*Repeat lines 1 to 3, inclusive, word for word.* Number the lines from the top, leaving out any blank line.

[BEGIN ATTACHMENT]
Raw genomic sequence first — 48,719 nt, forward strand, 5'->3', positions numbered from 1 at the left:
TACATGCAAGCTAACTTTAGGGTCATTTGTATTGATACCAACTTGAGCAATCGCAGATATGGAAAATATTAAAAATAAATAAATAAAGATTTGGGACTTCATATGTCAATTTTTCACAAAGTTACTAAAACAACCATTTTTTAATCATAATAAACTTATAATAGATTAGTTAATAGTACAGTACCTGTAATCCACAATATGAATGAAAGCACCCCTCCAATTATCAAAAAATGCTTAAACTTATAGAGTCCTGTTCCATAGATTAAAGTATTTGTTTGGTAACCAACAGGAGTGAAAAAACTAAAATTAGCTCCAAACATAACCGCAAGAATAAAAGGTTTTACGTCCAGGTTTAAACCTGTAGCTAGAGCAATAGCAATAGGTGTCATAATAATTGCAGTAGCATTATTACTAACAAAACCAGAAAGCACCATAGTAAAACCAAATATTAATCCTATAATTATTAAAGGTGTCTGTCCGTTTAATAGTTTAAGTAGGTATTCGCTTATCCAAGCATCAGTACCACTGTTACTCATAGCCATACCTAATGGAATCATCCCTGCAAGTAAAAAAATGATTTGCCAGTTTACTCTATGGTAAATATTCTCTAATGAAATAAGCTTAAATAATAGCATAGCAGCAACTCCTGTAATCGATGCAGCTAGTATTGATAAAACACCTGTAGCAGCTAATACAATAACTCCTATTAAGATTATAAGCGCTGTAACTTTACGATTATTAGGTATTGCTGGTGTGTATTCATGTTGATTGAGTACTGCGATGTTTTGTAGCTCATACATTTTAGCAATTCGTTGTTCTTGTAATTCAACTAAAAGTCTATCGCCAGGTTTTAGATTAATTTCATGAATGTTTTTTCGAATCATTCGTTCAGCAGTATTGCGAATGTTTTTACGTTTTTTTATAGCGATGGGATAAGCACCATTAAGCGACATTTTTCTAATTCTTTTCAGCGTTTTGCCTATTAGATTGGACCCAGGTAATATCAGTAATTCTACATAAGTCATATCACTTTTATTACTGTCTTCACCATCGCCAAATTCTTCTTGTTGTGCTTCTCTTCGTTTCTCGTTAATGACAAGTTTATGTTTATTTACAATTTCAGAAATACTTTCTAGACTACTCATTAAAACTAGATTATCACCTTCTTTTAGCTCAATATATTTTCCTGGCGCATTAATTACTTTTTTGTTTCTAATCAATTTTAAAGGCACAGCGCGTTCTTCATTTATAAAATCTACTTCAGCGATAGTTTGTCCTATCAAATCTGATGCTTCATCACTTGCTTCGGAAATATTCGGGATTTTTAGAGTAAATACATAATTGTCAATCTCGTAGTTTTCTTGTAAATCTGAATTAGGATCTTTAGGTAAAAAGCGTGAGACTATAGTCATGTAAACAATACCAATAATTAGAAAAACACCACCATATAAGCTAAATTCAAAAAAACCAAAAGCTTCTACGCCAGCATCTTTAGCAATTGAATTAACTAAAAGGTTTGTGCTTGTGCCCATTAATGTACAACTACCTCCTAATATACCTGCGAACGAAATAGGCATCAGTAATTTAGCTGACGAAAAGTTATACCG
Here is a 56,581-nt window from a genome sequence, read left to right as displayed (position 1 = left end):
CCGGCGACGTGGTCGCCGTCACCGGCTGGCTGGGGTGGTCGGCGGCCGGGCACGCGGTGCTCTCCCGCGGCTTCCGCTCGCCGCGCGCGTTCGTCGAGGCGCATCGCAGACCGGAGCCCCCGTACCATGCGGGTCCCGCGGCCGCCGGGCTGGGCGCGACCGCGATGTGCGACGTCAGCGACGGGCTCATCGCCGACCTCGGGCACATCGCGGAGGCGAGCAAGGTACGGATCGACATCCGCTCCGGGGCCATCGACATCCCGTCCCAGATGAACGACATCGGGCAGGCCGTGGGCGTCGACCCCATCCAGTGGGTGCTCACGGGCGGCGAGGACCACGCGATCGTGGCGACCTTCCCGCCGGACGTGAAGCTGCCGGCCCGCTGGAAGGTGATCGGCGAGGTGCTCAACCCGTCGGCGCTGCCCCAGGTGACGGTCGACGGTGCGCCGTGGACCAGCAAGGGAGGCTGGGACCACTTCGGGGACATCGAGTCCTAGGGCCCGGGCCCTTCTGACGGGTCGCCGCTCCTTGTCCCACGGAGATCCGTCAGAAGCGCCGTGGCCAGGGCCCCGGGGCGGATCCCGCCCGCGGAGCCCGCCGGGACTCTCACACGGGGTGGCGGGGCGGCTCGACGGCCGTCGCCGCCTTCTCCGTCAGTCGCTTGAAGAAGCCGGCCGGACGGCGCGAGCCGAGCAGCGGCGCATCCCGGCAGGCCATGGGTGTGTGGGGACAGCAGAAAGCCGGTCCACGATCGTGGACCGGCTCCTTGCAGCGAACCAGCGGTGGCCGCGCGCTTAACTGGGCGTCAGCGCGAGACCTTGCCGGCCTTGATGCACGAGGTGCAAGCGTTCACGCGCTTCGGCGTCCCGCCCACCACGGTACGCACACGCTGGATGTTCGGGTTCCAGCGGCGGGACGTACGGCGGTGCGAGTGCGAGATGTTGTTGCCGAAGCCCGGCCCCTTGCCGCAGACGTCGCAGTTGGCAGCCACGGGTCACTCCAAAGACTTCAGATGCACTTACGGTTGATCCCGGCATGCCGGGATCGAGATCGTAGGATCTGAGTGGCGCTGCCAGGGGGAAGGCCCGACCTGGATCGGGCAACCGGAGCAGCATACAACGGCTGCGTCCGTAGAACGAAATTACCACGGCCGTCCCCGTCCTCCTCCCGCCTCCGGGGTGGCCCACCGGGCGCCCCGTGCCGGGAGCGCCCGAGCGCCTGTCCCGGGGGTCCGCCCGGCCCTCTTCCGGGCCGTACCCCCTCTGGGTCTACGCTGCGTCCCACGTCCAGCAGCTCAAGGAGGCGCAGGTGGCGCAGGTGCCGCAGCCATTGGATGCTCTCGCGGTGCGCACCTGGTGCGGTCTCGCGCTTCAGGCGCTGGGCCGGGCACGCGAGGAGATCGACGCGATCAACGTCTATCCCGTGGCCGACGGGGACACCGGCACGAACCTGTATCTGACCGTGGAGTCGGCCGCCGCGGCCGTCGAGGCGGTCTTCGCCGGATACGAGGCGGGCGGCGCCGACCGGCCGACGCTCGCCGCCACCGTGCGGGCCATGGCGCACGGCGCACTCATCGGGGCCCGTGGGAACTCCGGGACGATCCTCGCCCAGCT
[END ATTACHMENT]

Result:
Raw genomic sequence first — 48,719 nt, forward strand, 5'->3', positions numbered from 1 at the left:
TACATGCAAGCTAACTTTAGGGTCATTTGTATTGATACCAACTTGAGCAATCGCAGATATGGAAAATATTAAAAATAAATAAATAAAGATTTGGGACTTCATATGTCAATTTTTCACAAAGTTACTAAAACAACCATTTTTTAATCATAATAAACTTATAATAGATTAGTTAATAGTACAGTACCTGTAATCCACAATATGAATGAAAGCACCCCTCCAATTATCAAAAAATGCTTAAACTTATAGAGTCCTGTTCCATAGATTAAAGTATTTGTTTGGTAACCAACAGGAGTGAAAAAACTAAAATTAGCTCCAAACATAACCGCAAGAATAAAAGGTTTTACGTCCAGGTTTAAACCTGTAGCTAGAGCAATAGCAATAGGTGTCATAATAATTGCAGTAGCATTATTACTAACAAAACCAGAAAGCACCATAGTAAAACCAAATATTAATCCTATAATTATTAAAGGTGTCTGTCCGTTTAATAGTTTAAGTAGGTATTCGCTTATCCAAGCATCAGTACCACTGTTACTCATAGCCATACCTAATGGAATCATCCCTGCAAGTAAAAAAATGATTTGCCAGTTTACTCTATGGTAAATATTCTCTAATGAAATAAGCTTAAATAATAGCATAGCAGCAACTCCTGTAATCGATGCAGCTAGTATTGATAAAACACCTGTAGCAGCTAATACAATAACTCCTATTAAGATTATAAGCGCTGTAACTTTACGATTATTAGGTATTGCTGGTGTGTATTCATGTTGATTGAGTACTGCGATGTTTTGTAGCTCATACATTTTAGCAATTCGTTGTTCTTGTAATTCAACTAAAAGTCTATCGCCAGGTTTTAGATTAATTTCATGAATGTTTTTTCGAATCATTCGTTCAGCAGTATTGCGAATGTTTTTACGTTTTTTTATAGCGATGGGATAAGCACCATTAAGCGACATTTTTCTAATTCTTTTCAGCGTTTTGCCTATTAGATTGGACCCAGGTAATATCAGTAATTCTACATAAGTCATATCACTTTTATTACTGTCTTCACCATCGCCAAATTCTTCTTGTTGTGCTTCTCTTCGTTTCTCGTTAATGACAAGTTTATGTTTATTTACAATTTCAGAAATACTTTCTAGACTACTCATTAAAACTAGATTATCACCTTCTTTTAGCTCAATATATTTTCCTGGCGCATTAATTACTTTTTTGTTTCTAATCAATTTTAAAGGCACAGCGCGTTCTTCATTTATAAAATCTACTTCAGCGATAGTTTGTCCTATCAAATCTGATGCTTCATCACTTGCTTCGGAAATATTCGGGATTTTTAGAGTAAATACATAATTGTCAATCTCGTAGTTTTCTTGTAAATCTGAATTAGGATCTTTAGGTAAAAAGCGTGAGACTATAGTCATGTAAACAATACCAATAATTAGAAAAACACCACCATATAAGCTAAATTCAAAAAAACCAAAAGCTTCTACGCCAGCATCTTTAGCAATTGAATTAACTAAAAGGTTTGTGCTTGTGCCCATTAATGTACAACTACCTCCTAATATACCTGCGAACGAAATAGGCATCAGTAATTTAGCTGACGAAAAGTTATACCG
Here is a 56,581-nt window from a genome sequence, read left to right as displayed (position 1 = left end):